This has been a huge advantage on holidays, overnight stays and even day outings. No more filling valuable space with books. No more asking myself, 'What should I take to read?' I can decide when I get there.

3) You can arrange your virtual shelves and groups neatly, to the point of putting individual books on more than one shelf.
It's impossible for a print book to be on more than one shelf at the same time. No more searching for a particular book on real shelves and fishing around to see whether it's been crammed to the back behind others.

4) You can save lots of money! 
Even full priced kindle books are most often a fraction of the price of their hard copy counterparts. I've been given several freebies from book review programs, and there are always specials coming up in book groups such as Inspired Reads, Pixel of Ink, Book Bub or The Vessel Project, when excellent books are being sold for just a few dollars.

5) They are easier to read in bed.
My husband mentioned this one, so I thought I'd go with it. The kindle is easier to hold onto and turn pages with a click, all the while retaining a comfortable position. I guess we all know what it's like if we're finally settled cosily on our side, then have to move awkwardly to accommodate the turning of a page. Hey, this may seem like a minor consideration, but it's worth adding.

I considered whether on not to add the bath tub to either list. I've attempted to take my kindle in a ziplock bag to have a soak in the tub, but it doesn't feel right. As relaxing as reading in the bath is, neither a print book nor an e-book would stand the test of submerging. I decided not to add this on either side.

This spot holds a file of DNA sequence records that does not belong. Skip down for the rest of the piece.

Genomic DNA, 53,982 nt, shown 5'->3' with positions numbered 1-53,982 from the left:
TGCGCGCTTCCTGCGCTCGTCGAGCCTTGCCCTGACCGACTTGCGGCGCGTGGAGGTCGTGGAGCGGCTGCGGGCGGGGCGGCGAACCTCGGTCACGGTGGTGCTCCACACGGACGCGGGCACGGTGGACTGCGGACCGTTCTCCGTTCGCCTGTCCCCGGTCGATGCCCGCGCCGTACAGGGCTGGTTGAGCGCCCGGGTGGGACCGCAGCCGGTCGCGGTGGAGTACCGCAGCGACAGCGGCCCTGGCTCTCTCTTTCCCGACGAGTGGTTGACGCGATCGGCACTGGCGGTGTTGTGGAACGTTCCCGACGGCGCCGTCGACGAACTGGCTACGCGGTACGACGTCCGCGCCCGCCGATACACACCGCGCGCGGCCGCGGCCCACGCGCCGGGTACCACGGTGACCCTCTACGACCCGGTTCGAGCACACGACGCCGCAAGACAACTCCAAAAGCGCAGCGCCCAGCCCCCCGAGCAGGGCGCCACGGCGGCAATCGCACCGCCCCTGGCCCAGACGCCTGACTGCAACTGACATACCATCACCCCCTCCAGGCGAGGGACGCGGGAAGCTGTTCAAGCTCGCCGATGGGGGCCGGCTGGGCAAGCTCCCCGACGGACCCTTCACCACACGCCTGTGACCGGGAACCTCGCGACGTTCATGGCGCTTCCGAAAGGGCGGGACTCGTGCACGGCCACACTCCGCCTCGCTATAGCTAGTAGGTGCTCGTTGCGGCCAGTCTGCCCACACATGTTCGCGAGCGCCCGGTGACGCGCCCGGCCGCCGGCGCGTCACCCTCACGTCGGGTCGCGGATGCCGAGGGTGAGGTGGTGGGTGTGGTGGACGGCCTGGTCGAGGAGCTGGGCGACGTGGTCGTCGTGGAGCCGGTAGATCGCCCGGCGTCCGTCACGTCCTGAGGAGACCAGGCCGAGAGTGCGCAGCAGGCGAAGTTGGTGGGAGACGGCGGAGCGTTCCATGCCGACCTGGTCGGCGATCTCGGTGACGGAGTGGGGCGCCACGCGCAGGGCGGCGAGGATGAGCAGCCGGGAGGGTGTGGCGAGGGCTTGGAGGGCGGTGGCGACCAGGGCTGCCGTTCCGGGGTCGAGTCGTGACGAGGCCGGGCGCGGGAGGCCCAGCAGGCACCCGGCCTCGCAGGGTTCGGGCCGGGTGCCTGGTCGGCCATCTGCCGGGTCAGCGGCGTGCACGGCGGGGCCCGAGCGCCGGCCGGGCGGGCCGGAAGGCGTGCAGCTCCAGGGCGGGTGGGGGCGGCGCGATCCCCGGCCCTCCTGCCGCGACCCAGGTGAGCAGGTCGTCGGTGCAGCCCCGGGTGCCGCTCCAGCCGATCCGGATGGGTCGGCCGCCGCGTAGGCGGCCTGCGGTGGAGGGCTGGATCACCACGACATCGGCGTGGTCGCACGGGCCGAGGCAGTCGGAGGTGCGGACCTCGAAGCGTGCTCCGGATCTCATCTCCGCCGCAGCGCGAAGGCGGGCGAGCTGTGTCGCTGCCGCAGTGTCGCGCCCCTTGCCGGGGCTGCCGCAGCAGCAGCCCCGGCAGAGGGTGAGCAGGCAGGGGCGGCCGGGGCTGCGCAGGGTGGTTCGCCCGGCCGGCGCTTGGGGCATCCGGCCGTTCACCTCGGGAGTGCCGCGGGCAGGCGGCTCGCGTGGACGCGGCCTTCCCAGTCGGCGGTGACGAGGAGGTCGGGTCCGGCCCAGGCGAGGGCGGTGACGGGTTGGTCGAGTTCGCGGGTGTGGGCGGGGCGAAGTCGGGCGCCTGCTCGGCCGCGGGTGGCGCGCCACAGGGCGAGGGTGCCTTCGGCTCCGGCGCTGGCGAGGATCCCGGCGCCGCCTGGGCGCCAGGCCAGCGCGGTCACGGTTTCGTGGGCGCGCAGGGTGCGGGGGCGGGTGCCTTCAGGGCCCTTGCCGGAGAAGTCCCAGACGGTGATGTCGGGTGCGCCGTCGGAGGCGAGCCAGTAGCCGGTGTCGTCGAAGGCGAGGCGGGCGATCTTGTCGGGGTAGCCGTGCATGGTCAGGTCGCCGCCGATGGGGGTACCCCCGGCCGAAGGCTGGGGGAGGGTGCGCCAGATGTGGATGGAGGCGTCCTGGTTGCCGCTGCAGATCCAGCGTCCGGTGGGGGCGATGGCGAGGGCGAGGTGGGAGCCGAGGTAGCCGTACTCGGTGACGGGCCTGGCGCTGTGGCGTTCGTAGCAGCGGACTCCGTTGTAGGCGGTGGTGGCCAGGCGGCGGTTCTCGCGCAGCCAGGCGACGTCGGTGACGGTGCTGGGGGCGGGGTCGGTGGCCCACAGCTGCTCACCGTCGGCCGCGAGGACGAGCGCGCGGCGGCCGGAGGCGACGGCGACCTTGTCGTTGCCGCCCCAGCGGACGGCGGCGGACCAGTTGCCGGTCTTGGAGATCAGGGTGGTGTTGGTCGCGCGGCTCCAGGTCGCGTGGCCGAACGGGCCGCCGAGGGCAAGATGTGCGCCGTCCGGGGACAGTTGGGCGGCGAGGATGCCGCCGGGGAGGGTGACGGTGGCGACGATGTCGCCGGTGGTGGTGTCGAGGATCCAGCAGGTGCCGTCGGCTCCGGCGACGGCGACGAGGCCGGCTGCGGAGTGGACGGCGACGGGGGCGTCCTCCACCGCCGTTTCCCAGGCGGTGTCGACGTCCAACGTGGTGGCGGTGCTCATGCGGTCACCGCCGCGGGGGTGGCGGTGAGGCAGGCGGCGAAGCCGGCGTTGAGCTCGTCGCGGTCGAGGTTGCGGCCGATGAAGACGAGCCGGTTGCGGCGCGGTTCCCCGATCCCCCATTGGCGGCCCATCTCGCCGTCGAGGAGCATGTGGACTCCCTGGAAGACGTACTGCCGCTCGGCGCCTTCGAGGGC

So those are the lists. It would appear that print books have won, six points to five. Last week, one of my rare trips down to Koorong Bookshop made me think again. I was amazed by what I saw while I was wandering around. There were hundreds of familiar titles and covers on display. They were all books I've read on kindle. As I said, several were free, while others cost me two dollars at the most. So I turned them over, just to see what I would have been paying had I bought them from Koorong at full price. The range was between $15 and $25 for each one.

There is no way in the world I could have bought them all!! In all honesty, that one point (#4 on the eBook list) clinches it for me. I am a reader. My electronic reading device has given me the opportunity to read far, far, far more books than I ever would have been able to read had I limited myself to print books. Some of them have been excellent and unmissable, yet I would have been forced to have missed most of them if not for my e-reader. I can't, in all good conscience, agree to put print books ahead of e-books. I am a reader. They enable me to read more. End of story.

Looking more closely at those lists, it strikes me that many of the points in favour of print books are merely aesthetic and sentimental anyway, while the points on the e-book list are more practical.  So I've learned a few lessons through this road test.